Phishing email asks users to upgrade mailbox; uses LinkedIn redirect to avoid detection

Posted by Akankasha Dewan on 08 September 2020 16:38:48 AEST

MailGuard has intercepted a phishing email purporting to be a notification from users’ “email account team”.

Titled “increase storage space”, the email informs users that their email account might be deactivated unless they upgrade to “the latest version” with “25GB free data space”. A button is provided for them to do so.

To improve engagement with the email, the subject line and the content of the email feature the recipients’ company and name.

Here’s what the email looks like:


Hovering over the button to “upgrade to the latest version” reveals a LinkedIn URL, as per the below:

LinkedIn URL

Unsuspecting recipients who click on this link are redirected to a phishing page that asks for their email username and password:


Once these credentials are entered and submitted, the attacker harvests them for later use, and the page attempts to redirect the victim to the correct website using their credentials to log in. If incorrect credentials are used, the victim is met with an error message saying the credentials were incorrect.

Whilst MailGuard is stopping this email scam from reaching Australian businesses, we encourage all users to be extra vigilant against this kind of email and whatever happens, do not respond to it.

By claiming that users’ accounts will be deactivated unless action is taken, this email scam evokes urgency and panic among recipients, motivating them to click on the link to view it as soon as possible.

It’s also interesting to note the inclusion of the LinkedIn URL that is used to redirect users to the phishing page. This is likely to be an evasion tactic, designed to bypass email security filters and veil the ultimate malicious destination of the email – the phishing page. In addition, cybercriminals know that users often hover over buttons to check for the validity of their links. LinkedIn is a trusted and well-established brand, and seeing a URL using a LinkedIn domain isn’t likely to raise too much suspicion as users are likely to whitelist it, further increasing the likelihood of the scam being successful.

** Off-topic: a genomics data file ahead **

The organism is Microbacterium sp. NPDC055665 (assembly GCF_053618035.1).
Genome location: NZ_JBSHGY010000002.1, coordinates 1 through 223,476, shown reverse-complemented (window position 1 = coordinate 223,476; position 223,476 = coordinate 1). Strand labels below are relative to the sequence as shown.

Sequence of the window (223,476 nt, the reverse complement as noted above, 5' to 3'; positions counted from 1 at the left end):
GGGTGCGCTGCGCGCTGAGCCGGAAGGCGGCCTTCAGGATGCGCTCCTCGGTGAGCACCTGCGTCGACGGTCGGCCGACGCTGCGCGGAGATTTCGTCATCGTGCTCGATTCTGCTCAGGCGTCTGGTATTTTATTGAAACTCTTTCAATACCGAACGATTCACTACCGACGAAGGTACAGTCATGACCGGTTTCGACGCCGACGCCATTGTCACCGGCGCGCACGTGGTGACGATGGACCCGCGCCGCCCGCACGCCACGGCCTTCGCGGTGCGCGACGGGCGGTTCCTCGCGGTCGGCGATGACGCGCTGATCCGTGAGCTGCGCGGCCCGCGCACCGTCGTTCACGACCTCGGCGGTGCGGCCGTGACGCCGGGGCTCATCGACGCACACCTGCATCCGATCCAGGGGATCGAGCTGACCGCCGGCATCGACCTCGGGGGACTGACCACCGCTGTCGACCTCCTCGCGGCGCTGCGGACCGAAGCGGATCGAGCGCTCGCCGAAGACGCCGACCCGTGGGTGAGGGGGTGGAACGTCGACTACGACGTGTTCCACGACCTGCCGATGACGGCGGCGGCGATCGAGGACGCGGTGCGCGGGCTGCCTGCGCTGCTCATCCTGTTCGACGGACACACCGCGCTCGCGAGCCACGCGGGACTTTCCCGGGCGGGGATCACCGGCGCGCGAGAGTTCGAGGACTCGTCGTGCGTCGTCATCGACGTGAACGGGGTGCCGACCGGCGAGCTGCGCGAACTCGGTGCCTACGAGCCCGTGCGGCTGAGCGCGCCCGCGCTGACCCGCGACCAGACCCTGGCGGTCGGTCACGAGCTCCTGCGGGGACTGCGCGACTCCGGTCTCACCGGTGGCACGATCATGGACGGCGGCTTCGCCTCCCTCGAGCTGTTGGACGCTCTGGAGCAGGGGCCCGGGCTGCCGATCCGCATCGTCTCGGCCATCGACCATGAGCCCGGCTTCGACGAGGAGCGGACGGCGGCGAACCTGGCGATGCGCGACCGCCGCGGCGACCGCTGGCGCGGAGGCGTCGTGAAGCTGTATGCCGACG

Phishing continues to be one of the most prevalent forms of cyber-crime. The vast majority of online scams - more than 90% - are perpetrated using email, so it’s wise to always be sceptical of messages from unfamiliar senders asking you to log into your accounts.

Phishing attacks can be enormously costly and destructive, and new scams are appearing every week. Don’t wait until it happens to your business; protect your business and your staff from financial and reputational damage, now.

One email is all that it takes

All that it takes to break into your business is a cleverly-worded email message. If scammers can trick one person in your company into clicking on a malicious link they can gain access to your data.

For a few dollars per staff member per month, you can protect your business with MailGuard's predictive and advanced email security.

Talk to a solution consultant at MailGuard today about securing your company's network.

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Topics: Phishing LinkedIn email scams fraud fastbreak

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